This blog provides a meditation on the Episcopal daily readings along with a headline from world news:
Syria will only use chemical weapons on human beings
God’s Rule over the Nations
To the leader. Of the Korahites. A Psalm.
1 Clap your hands, all you peoples; shout to God with loud songs of joy.
2 For the Lord, the Most High, is awesome, a great king over all the earth.
3 He subdued peoples under us, and nations under our feet.
4 He chose our heritage for us, the pride of Jacob whom he loves. Selah
5 God has gone up with a shout, the Lord with the sound of a trumpet.
6 Sing praises to God, sing praises; sing praises to our King, sing praises.
7 For God is the king of all the earth; sing praises with a psalm.*
8 God is king over the nations; God sits on his holy throne.
9 The princes of the peoples gather as the people of the God of Abraham.
For the shields of the earth belong to God; he is highly exalted.
This is a psalm about God as the true king of Israel. It’s good to remember that Israel was a tiny nation in the ancient world, without the powerful allies and weapons of mass destruction she has today. The psalm would sound blasphemous and dangerously arrogant on the lips of modern Israelis. In fact the boasting about bringing nations under their feet was no more realistic than the warlike pride of my own nation which was forever losing battles but forever celebrating the one or two it won. But the true focus of the psalm is God, for whom the psalm provides words to be used in a joyful procession to the Temple in Jerusalem. The psalm insists that its accompanying music is for God, who alone is the true king of his people and whose power and justice are recognised by the “shields” (the rulers) of the world’s nations. We might say that the people who used this psalm had only a dim vision of what Jesus called the “kingdom of God” (a kingship without racial or national interest), but they did glimpse it, as they were lifted above mere nationalism by the music of praise.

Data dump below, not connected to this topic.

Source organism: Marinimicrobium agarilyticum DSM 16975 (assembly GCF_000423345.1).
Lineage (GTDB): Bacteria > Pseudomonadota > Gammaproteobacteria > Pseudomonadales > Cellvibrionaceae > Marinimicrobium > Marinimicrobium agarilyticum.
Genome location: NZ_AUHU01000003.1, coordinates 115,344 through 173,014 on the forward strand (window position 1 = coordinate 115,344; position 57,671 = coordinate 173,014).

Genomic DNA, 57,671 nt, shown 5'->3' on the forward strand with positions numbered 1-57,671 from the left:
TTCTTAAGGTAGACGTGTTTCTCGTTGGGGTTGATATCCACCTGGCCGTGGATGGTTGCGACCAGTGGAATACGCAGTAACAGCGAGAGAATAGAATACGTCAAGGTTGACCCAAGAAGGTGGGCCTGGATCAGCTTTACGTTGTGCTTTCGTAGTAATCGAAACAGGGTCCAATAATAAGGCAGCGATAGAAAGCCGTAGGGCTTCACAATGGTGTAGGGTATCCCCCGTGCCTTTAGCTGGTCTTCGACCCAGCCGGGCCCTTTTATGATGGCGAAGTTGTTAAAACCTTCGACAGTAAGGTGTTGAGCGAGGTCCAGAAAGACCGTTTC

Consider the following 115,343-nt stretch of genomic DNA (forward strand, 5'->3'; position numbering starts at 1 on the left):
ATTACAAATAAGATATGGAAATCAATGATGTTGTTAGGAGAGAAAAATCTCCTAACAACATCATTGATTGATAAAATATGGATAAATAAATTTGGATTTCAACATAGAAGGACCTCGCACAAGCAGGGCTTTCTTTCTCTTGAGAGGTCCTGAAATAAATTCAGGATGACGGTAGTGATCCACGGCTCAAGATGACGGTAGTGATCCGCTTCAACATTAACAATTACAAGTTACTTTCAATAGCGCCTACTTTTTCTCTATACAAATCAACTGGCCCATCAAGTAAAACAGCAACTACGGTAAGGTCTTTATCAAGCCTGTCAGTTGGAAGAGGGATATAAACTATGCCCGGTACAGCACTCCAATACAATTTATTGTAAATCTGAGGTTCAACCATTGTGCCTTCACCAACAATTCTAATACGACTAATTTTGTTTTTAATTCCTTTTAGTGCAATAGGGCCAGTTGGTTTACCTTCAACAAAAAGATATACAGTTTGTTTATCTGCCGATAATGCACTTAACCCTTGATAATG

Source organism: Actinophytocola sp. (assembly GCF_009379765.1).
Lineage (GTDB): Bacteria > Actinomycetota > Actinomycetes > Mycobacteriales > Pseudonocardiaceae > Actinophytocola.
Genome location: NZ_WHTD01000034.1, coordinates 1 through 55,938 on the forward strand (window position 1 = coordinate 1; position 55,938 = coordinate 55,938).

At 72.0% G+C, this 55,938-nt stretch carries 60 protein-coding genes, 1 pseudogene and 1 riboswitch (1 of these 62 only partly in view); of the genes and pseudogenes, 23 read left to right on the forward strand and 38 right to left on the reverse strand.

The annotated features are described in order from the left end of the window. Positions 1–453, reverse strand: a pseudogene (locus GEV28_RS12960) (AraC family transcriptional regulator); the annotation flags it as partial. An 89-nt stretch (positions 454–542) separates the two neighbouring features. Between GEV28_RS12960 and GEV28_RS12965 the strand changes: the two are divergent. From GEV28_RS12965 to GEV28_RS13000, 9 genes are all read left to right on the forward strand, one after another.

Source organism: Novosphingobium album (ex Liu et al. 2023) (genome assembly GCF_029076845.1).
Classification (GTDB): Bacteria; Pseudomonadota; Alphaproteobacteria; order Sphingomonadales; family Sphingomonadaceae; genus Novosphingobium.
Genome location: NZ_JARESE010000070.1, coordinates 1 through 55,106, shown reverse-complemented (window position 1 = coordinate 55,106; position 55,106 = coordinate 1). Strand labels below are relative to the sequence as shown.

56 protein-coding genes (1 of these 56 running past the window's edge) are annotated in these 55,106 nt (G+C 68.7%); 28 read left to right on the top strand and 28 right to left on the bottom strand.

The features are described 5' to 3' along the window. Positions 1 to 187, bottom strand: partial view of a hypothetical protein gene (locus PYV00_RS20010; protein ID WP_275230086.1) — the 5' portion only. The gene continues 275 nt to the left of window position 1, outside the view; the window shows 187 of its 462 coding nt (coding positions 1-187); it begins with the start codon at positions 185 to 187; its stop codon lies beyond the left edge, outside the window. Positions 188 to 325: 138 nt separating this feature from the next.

The Betrayal and Arrest of Jesus
47 While he was still speaking, Judas, one of the twelve, arrived; with him was a large crowd with swords and clubs, from the chief priests and the elders of the people.48Now the betrayer had given them a sign, saying, ‘The one I will kiss is the man; arrest him.’49At once he came up to Jesus and said, ‘Greetings, Rabbi!’ and kissed him.50Jesus said to him, ‘Friend, do what you are here to do.’ Then they came and laid hands on Jesus and arrested him.51Suddenly, one of those with Jesus put his hand on his sword, drew it, and struck the slave of the high priest, cutting off his ear.52Then Jesus said to him, ‘Put your sword back into its place; for all who take the sword will perish by the sword.53Do you think that I cannot appeal to my Father, and he will at once send me more than twelve legions of angels?54But how then would the scriptures be fulfilled, which say it must happen in this way?’55At that hour Jesus said to the crowds, ‘Have you come out with swords and clubs to arrest me as though I were a bandit? Day after day I sat in the temple teaching, and you did not arrest me.56But all this has taken place, so that the scriptures of the prophets may be fulfilled.’ Then all the disciples deserted him and fled.
The narrative skills of the Gospel authors are particularly evident in their depictions of Jesus’ arrest, trial and crucifixion. Matthew uses some of Mark’s story as a basis but there are touches which are all his own: Jesus’ calm words to Judas, “Friend, do what you have to do”; his majestic rebuke to the follower who used a sword; his serence confidence in the “twelve legions of angels”; and the clear note that ALL the disciples deserted him in his time of need. Are these additions and changes of emphasis due to better information or better imagination of this scene? We cannot know, but can only be grateful, not only to the Gospel authors but to the nameless generations of believers who lived without written gospels yet preserved the memory of Jesus by word of mouth, in stories told and re-told.
We have become so dependent on books and digital records. I have sometimes asked church groups to imagine themselves on some distant planet, without access to any source of information, asked by friendly aliens to tell them about Jesus. In such groups, older people, educated in Sunday School and Bible Class, were conspicuously more able to respond than younger ones. I’ve tried to convince believers that the ability to tell their own story of Jesus is not only of benefit to enquirers but a great enrichment of their own faith. As we are tested by betrayal, for example, the memory of Jesus’ dignity may furnish us with calm and courage.